Veterans group praises Gaetz/Khanna amendment to FY2020 National Defense Authorization Act reasserting Congress’s constitutional role as a co-equal branch in matters of armed conflict
ARLINGTON, Va.—Concerned Veterans for America (CVA) commended the House on Friday for passing a measure to ensure military action cannot be taken against Iran without Congressional approval, reasserting Congress’s role in how the U.S. employs its military might.
The provision, a bipartisan amendment to the 2020 National Defense Authorization Act (NDAA) introduced by Reps. Khanna (D-Calif.) and Gaetz (R-Fla.), would require congressional authorization for any use of offensive military force against Iran. The amendment would also clarify that neither the 2001 nor 2002 AUMF (which was passed to authorize the original invasion of Iraq in 2003) can be used to justify military action against Iran.
CVA Executive Director, Nate Anderson, had this to say about the amendment’s passage:
“After almost two decades of fighting with no end in sight, Americans are tired of never-ending wars. This amendment begins to reassert Congress’s constitutional role in matters of war and peace. We applaud the leadership from Reps. Gaetz, Khanna, Biggs, Buck, and other members from both parties who courageously took a stand on this critical issue.”
CVA also applauded the inclusion of an amendment offered by Reps. Biggs and Roy mandating the Department of Defense produce a report outlining what our allies are spending on their own defense.
“This amendment is important in understanding what our allies contribute to the common defense so we can make better decisions about our military posture. As the NDAA goes to conference, CVA urges lawmakers to keep these important provisions and we look forward to working with leaders from both parties who stand with us to rethink our foreign policy.”
The bill wasn’t a total win for CVA. Anderson pointed to irresponsible spending practices in the bill and the need for cost-saving measures to promote American safety and prosperity:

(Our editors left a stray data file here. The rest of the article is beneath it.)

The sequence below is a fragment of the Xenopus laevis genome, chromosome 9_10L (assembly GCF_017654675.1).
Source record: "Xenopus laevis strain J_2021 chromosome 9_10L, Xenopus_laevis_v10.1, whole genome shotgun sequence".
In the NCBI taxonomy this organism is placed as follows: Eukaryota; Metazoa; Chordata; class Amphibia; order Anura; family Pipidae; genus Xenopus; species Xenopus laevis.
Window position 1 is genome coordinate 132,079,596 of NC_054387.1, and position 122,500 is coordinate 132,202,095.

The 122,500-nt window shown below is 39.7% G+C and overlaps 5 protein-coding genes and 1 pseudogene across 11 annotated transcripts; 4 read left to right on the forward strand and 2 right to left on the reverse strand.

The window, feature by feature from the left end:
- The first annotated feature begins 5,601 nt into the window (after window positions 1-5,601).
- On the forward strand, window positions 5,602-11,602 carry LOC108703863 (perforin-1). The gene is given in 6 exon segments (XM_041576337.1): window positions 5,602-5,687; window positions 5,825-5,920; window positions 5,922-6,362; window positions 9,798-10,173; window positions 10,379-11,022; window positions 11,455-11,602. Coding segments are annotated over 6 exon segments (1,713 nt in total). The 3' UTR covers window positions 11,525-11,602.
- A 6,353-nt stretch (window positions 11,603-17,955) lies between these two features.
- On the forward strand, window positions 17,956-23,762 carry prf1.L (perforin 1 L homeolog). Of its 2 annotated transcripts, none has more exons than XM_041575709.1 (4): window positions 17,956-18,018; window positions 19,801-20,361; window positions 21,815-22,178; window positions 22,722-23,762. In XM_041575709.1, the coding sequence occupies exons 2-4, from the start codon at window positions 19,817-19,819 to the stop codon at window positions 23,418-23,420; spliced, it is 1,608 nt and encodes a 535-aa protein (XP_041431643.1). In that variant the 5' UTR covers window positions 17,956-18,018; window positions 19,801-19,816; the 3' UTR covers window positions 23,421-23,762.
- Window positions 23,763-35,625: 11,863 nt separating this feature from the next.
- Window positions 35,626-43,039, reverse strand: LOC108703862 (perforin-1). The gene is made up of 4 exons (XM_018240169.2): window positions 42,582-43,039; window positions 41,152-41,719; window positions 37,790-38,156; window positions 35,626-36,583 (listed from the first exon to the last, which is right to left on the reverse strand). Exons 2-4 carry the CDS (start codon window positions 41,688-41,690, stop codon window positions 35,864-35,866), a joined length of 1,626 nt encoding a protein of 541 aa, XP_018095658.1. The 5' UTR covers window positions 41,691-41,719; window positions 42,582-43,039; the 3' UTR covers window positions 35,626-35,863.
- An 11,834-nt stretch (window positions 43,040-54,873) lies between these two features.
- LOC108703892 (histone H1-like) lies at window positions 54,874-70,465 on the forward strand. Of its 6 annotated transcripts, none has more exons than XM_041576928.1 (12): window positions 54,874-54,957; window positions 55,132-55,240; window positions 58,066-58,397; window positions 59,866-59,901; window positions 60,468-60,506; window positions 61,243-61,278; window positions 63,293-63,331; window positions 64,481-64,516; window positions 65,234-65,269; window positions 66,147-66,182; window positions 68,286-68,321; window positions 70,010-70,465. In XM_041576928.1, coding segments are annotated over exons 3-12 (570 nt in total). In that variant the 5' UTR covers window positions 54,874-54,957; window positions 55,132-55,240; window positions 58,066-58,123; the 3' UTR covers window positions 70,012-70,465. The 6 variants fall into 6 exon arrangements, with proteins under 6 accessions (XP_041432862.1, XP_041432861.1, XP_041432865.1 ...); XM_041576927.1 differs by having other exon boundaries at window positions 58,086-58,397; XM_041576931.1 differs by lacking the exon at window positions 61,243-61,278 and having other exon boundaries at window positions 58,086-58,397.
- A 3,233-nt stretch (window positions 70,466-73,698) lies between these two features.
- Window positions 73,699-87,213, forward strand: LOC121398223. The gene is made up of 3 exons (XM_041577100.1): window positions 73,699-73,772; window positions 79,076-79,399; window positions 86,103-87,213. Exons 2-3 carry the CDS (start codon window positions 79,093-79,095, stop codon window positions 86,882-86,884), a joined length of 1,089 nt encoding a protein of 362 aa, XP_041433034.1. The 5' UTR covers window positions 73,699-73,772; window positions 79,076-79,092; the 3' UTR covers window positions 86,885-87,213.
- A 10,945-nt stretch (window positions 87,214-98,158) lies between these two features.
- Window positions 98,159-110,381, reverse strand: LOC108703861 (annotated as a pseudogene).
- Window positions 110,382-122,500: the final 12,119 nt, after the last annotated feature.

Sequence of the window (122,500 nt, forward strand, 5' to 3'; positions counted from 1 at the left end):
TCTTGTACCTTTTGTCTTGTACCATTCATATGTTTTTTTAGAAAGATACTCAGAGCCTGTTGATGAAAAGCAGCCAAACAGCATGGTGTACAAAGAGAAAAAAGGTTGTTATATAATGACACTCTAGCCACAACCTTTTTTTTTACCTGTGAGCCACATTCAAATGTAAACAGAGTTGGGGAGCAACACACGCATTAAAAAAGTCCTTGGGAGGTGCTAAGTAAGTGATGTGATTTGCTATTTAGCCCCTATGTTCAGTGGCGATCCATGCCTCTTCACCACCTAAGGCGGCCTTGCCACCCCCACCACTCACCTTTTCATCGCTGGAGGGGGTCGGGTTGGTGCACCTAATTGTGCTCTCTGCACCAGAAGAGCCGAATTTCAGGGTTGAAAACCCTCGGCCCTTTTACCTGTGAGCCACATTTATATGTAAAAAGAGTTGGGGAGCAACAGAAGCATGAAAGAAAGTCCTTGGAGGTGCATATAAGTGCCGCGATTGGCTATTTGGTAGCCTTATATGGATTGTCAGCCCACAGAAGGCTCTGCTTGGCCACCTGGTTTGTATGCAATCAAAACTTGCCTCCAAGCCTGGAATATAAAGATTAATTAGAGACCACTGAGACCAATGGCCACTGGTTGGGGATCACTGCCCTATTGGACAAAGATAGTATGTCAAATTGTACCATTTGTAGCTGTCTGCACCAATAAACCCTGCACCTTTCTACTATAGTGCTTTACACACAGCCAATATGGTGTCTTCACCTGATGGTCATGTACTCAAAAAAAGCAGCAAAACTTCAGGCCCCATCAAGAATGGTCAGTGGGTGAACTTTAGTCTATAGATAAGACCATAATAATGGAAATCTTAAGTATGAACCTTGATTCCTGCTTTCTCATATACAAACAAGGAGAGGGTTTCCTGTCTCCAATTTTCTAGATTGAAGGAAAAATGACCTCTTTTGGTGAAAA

“We were disappointed with the high levels of spending included in both the House and Senate bills and the missed opportunities to include commonsense cost-saving measures like authorizing a BRAC round. We need a military that is second to none, but our national debt is a threat to our security, and cost-saving reforms are a critical piece in making our country safer and more prosperous.”
Americans are definitely taking note as some in Washington beat the drum for action in Iran, and joint CVA/VoteVets polling shows solid majorities of voters oppose the U.S. conducting an attack on Iran.
Further CVA polling has shown that veterans and military families in particular are largely opposed to more military engagement around the world, and a plurality think the US should be less engaged.
And a recent Pew Research Center survey of veterans gave some insight into sentiments of our entanglements in Afghanistan and Iraq, nearly two decades following our invasion, showing majorities of U.S. military veterans say those wars were not worth fighting. A parallel survey of American adults finds that the public shares those sentiments.